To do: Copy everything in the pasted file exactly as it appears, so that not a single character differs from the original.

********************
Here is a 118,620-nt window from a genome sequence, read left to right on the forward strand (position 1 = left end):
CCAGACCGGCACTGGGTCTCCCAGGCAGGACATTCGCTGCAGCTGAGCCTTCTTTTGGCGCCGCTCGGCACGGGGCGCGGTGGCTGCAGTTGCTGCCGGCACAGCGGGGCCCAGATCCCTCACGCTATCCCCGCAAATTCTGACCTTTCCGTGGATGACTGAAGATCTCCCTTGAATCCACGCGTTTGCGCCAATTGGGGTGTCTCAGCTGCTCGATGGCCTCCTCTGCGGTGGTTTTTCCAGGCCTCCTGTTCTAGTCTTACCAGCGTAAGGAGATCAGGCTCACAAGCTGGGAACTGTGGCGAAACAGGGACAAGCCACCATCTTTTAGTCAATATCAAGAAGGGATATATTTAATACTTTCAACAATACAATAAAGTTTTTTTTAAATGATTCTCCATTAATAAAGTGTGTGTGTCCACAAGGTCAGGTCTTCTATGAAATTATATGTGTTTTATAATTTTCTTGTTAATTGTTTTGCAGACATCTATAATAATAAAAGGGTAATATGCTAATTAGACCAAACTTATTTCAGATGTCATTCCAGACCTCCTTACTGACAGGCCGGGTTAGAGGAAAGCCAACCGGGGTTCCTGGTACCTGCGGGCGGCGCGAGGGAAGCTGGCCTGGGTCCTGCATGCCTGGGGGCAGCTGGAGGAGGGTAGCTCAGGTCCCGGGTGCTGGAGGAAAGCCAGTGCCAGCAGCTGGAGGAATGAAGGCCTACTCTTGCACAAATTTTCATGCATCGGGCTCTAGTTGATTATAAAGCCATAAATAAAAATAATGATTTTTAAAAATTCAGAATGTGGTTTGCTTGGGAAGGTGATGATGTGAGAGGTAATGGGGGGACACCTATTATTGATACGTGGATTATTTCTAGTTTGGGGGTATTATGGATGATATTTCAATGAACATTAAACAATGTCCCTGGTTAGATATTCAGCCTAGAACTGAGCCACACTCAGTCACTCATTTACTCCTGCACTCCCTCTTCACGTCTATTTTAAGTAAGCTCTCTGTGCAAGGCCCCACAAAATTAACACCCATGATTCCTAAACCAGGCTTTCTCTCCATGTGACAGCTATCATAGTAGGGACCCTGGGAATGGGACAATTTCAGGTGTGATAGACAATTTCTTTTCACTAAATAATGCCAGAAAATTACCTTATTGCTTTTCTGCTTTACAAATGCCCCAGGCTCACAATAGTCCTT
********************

Here is a 118,620-nt window from a genome sequence, read left to right on the forward strand (position 1 = left end):
CCAGACCGGCACTGGGTCTCCCAGGCAGGACATTCGCTGCAGCTGAGCCTTCTTTTGGCGCCGCTCGGCACGGGGCGCGGTGGCTGCAGTTGCTGCCGGCACAGCGGGGCCCAGATCCCTCACGCTATCCCCGCAAATTCTGACCTTTCCGTGGATGACTGAAGATCTCCCTTGAATCCACGCGTTTGCGCCAATTGGGGTGTCTCAGCTGCTCGATGGCCTCCTCTGCGGTGGTTTTTCCAGGCCTCCTGTTCTAGTCTTACCAGCGTAAGGAGATCAGGCTCACAAGCTGGGAACTGTGGCGAAACAGGGACAAGCCACCATCTTTTAGTCAATATCAAGAAGGGATATATTTAATACTTTCAACAATACAATAAAGTTTTTTTTAAATGATTCTCCATTAATAAAGTGTGTGTGTCCACAAGGTCAGGTCTTCTATGAAATTATATGTGTTTTATAATTTTCTTGTTAATTGTTTTGCAGACATCTATAATAATAAAAGGGTAATATGCTAATTAGACCAAACTTATTTCAGATGTCATTCCAGACCTCCTTACTGACAGGCCGGGTTAGAGGAAAGCCAACCGGGGTTCCTGGTACCTGCGGGCGGCGCGAGGGAAGCTGGCCTGGGTCCTGCATGCCTGGGGGCAGCTGGAGGAGGGTAGCTCAGGTCCCGGGTGCTGGAGGAAAGCCAGTGCCAGCAGCTGGAGGAATGAAGGCCTACTCTTGCACAAATTTTCATGCATCGGGCTCTAGTTGATTATAAAGCCATAAATAAAAATAATGATTTTTAAAAATTCAGAATGTGGTTTGCTTGGGAAGGTGATGATGTGAGAGGTAATGGGGGGACACCTATTATTGATACGTGGATTATTTCTAGTTTGGGGGTATTATGGATGATATTTCAATGAACATTAAACAATGTCCCTGGTTAGATATTCAGCCTAGAACTGAGCCACACTCAGTCACTCATTTACTCCTGCACTCCCTCTTCACGTCTATTTTAAGTAAGCTCTCTGTGCAAGGCCCCACAAAATTAACACCCATGATTCCTAAACCAGGCTTTCTCTCCATGTGACAGCTATCATAGTAGGGACCCTGGGAATGGGACAATTTCAGGTGTGATAGACAATTTCTTTTCACTAAATAATGCCAGAAAATTACCTTATTGCTTTTCTGCTTTACAAATGCCCCAGGCTCACAATAGTCCTT